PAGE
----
'I think things are beginning to move on the development side, but development is unattractive to banks - unlike three years ago.'

All is not lost. Low interest rates have clobbered savers and made it hard to convince banks to lend but 'if you have got a job and an income, it's not a bad time to buy as money is cheap', Bucknell says.

First-time buyers find things particularly difficult unless they qualify for some sort of public subsidy, and he does not expect to see the kind of properties once aimed at them making a comeback in the foreseeable future.

'Large developments of flats on a brownfield site in a city centre would be the least likely thing of all to sell at the moment, but there were a lot of them a few years ago,' he says.

As we now know, meanwhile, ABSs are slated to arrive in October 2011, intruding on the traditional domain of battered conveyancing firms.

Anthony Ruane, a senior partner at Optima Legal, which acts largely for property lenders, argues that these new providers will drive out small firms that cannot compete, other than in specialised niches.

'I could imagine a big lender coming in and employing a law firm to do the legal bit of the process,' he says. 'It will be a challenge, or opportunity, for legal firms.'

Rodd, however, reckons that ABSs will not necessarily sound the death knell for the high street conveyancer. 'Solicitors can compete by providing a quality service locally,' he says.

'I cannot imagine that Tesco [or whoever] would offer it at every store. I'm not saying Tesco does not offer a quality service but it could not be everywhere. 'There is always a certain percentage of the market that values signing papers in front of a solicitor, which is easier if you can go to a local office.' Atkins believes solicitors who are determined enough can survive ABSs, and doubts that the market will attract many entrants.

'Law firms have had a certain role in housing transactions and we cannot take that role for granted. I can see solicitors acting for other businesses who enter the market through the Legal Services Act,' he says. 'However, prices are so competitive that if anyone thinks there is a pot of gold at the end of this particular rainbow they should think very carefully, as many people may get their fingers burned taking on conveyancing.

'They will come to realise they have to work extremely hard for a reasonable return on residential conveyancing.'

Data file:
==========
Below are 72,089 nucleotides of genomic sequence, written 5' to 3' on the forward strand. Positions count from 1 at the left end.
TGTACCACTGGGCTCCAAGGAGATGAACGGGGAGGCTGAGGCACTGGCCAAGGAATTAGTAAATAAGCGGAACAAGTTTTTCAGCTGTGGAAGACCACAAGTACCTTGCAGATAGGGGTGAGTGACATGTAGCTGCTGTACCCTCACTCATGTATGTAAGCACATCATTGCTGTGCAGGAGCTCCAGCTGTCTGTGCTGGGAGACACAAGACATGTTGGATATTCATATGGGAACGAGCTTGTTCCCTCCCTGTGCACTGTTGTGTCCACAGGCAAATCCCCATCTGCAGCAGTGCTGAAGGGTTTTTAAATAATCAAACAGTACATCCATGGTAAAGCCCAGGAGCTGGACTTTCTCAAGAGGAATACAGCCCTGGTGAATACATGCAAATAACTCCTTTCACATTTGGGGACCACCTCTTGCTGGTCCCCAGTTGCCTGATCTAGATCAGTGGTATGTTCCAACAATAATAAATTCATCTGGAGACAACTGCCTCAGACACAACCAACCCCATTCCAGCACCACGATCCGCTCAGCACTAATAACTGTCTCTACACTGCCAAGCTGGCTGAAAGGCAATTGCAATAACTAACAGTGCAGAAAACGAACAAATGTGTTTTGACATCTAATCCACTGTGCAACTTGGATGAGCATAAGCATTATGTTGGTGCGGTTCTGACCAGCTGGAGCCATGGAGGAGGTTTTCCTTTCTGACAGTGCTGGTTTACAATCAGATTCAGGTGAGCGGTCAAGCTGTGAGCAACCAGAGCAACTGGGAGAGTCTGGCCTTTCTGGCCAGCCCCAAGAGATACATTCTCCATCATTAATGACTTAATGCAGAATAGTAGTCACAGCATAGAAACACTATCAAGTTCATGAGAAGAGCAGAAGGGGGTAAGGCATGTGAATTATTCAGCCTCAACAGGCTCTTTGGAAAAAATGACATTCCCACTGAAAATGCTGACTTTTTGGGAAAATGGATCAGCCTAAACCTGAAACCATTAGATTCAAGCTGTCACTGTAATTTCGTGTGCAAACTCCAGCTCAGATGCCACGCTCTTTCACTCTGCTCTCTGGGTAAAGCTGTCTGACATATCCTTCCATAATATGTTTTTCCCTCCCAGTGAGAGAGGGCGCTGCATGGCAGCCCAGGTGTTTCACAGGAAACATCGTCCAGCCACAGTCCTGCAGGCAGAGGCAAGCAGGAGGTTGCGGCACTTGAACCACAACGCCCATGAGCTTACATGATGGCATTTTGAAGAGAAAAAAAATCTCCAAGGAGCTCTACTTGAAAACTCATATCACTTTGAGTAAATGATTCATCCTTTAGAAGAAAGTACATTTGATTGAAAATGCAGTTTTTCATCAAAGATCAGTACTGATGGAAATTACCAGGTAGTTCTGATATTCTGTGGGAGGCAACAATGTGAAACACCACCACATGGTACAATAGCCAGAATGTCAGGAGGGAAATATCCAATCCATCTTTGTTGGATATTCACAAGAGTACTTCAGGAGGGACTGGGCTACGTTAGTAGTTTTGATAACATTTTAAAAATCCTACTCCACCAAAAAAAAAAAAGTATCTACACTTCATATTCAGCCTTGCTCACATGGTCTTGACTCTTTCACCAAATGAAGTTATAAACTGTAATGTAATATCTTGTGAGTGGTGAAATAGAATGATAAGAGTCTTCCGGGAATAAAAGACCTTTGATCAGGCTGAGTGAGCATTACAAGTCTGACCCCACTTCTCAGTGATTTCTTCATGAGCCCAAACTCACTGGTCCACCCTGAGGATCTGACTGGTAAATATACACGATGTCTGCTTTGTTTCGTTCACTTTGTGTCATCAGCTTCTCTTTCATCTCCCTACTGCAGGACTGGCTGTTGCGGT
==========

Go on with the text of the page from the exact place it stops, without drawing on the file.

Conveyancing has of course changed in recent years with the rise of specialist 'conveyancing factories' that have invested heavily in information technology. Marsh sees the conveyancing factories 'consolidating a bit, but the market is saturated so I cannot see how it will grow'. He suggests law firms that want to stay in conveyancing should improve their marketing and reduce costs through efficiency, staff cuts and better use of IT.

Electronic conveyancing 'has made transactions easier but does not reduce their complexity, and you need the scale to invest in electronic systems', Ruane notes. He points out that the Land Registry, despite cutting staff numbers as part of its transformation programme to reflect the slump in transaction volumes, is still making technical innovations such as moving to digital signatures.

'Conveyancing is becoming commoditised and if you want do that you need to focus on the technology, and those that do not are on a hiding to nothing,' he says. According to Ruane, some 8,000 firms do conveyancing, but 760 of these do 60% of the work, 'so you can see the market consolidating that way'.

He sees an eventual polarisation between firms large enough to invest in IT doing commoditised conveyancing on one hand, and those that do more specialised and complex cases on the other. 'It will be difficult for a firm to have a foot in both camps,' he suggests.

Commercial

The sight of cranes constitutes a bellwether of health in commercial property, and around London at least they can be seen on the skyline once again as a hesitant recovery begins to take hold.

Law Society council member for commercial property Nick Fluck, a partner at Stamford firm Stapleton & Son, says his work comes mainly from the storage and distribution depots industry and from smaller residential sites for up to around 1,200 homes.

'Developers are less nervous than they were and are starting to feel this might be a good time to acquire some land,' he says.

'There is perhaps a feeling that developers having been more or less shut down are now prepared to build but want to limit risk.

'For example, they might build the affordable housing element of a site, because that is effectively pre-sold to a housing association, and then want to sell off the remaining parts.'

He finds that the low volume of conventional transactions has led to the rise of some less usual ones. 'We are seeing a lot of tenants looking for smaller premises,' he says. 'There are also tenants looking to reduce their outgoings and there are cases where landlords have accepted rent reductions in return for term extensions, but that tends to be for small-scale landlords, larger ones don't do it and probably never would.'